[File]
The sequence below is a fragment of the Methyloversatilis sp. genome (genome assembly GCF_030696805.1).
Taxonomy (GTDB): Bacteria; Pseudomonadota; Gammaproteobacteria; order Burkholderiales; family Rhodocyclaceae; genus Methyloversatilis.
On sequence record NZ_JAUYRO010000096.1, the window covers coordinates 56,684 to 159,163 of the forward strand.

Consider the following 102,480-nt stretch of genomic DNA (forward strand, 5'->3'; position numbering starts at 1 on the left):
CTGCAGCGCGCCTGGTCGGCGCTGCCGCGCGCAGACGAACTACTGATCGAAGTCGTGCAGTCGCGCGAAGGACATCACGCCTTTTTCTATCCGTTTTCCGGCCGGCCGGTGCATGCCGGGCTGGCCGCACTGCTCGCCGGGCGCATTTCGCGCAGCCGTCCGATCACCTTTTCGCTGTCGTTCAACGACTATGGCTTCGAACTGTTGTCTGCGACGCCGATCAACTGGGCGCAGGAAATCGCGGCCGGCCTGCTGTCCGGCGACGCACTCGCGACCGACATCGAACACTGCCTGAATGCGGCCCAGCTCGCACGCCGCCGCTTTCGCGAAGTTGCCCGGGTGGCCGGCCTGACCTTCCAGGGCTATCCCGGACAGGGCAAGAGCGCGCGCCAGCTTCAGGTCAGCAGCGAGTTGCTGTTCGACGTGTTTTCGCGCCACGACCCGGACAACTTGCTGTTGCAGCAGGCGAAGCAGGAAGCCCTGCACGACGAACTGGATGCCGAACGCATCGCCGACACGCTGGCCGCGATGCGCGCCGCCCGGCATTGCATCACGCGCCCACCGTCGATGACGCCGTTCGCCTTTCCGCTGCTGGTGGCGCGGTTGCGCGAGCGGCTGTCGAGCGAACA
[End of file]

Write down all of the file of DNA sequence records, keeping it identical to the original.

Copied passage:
The sequence below is a fragment of the Methyloversatilis sp. genome (genome assembly GCF_030696805.1).
Taxonomy (GTDB): Bacteria; Pseudomonadota; Gammaproteobacteria; order Burkholderiales; family Rhodocyclaceae; genus Methyloversatilis.
On sequence record NZ_JAUYRO010000096.1, the window covers coordinates 56,684 to 159,163 of the forward strand.

Consider the following 102,480-nt stretch of genomic DNA (forward strand, 5'->3'; position numbering starts at 1 on the left):
CTGCAGCGCGCCTGGTCGGCGCTGCCGCGCGCAGACGAACTACTGATCGAAGTCGTGCAGTCGCGCGAAGGACATCACGCCTTTTTCTATCCGTTTTCCGGCCGGCCGGTGCATGCCGGGCTGGCCGCACTGCTCGCCGGGCGCATTTCGCGCAGCCGTCCGATCACCTTTTCGCTGTCGTTCAACGACTATGGCTTCGAACTGTTGTCTGCGACGCCGATCAACTGGGCGCAGGAAATCGCGGCCGGCCTGCTGTCCGGCGACGCACTCGCGACCGACATCGAACACTGCCTGAATGCGGCCCAGCTCGCACGCCGCCGCTTTCGCGAAGTTGCCCGGGTGGCCGGCCTGACCTTCCAGGGCTATCCCGGACAGGGCAAGAGCGCGCGCCAGCTTCAGGTCAGCAGCGAGTTGCTGTTCGACGTGTTTTCGCGCCACGACCCGGACAACTTGCTGTTGCAGCAGGCGAAGCAGGAAGCCCTGCACGACGAACTGGATGCCGAACGCATCGCCGACACGCTGGCCGCGATGCGCGCCGCCCGGCATTGCATCACGCGCCCACCGTCGATGACGCCGTTCGCCTTTCCGCTGCTGGTGGCGCGGTTGCGCGAGCGGCTGTCGAGCGAACA